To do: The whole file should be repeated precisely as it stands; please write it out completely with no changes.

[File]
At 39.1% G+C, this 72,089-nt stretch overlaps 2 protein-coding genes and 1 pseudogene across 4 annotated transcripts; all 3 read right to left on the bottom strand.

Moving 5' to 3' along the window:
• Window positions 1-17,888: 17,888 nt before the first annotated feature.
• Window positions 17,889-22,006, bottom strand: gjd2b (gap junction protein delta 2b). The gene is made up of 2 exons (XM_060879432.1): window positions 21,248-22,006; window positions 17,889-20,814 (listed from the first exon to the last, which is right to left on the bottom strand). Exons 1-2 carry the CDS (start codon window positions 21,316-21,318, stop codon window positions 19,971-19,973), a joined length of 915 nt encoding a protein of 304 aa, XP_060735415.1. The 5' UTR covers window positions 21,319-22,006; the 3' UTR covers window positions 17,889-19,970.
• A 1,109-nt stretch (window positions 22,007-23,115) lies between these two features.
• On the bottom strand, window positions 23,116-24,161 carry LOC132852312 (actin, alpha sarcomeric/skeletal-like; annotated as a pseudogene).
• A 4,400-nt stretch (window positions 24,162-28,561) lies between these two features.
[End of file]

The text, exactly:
At 39.1% G+C, this 72,089-nt stretch overlaps 2 protein-coding genes and 1 pseudogene across 4 annotated transcripts; all 3 read right to left on the bottom strand.

Moving 5' to 3' along the window:
• Window positions 1-17,888: 17,888 nt before the first annotated feature.
• Window positions 17,889-22,006, bottom strand: gjd2b (gap junction protein delta 2b). The gene is made up of 2 exons (XM_060879432.1): window positions 21,248-22,006; window positions 17,889-20,814 (listed from the first exon to the last, which is right to left on the bottom strand). Exons 1-2 carry the CDS (start codon window positions 21,316-21,318, stop codon window positions 19,971-19,973), a joined length of 915 nt encoding a protein of 304 aa, XP_060735415.1. The 5' UTR covers window positions 21,319-22,006; the 3' UTR covers window positions 17,889-19,970.
• A 1,109-nt stretch (window positions 22,007-23,115) lies between these two features.
• On the bottom strand, window positions 23,116-24,161 carry LOC132852312 (actin, alpha sarcomeric/skeletal-like; annotated as a pseudogene).
• A 4,400-nt stretch (window positions 24,162-28,561) lies between these two features.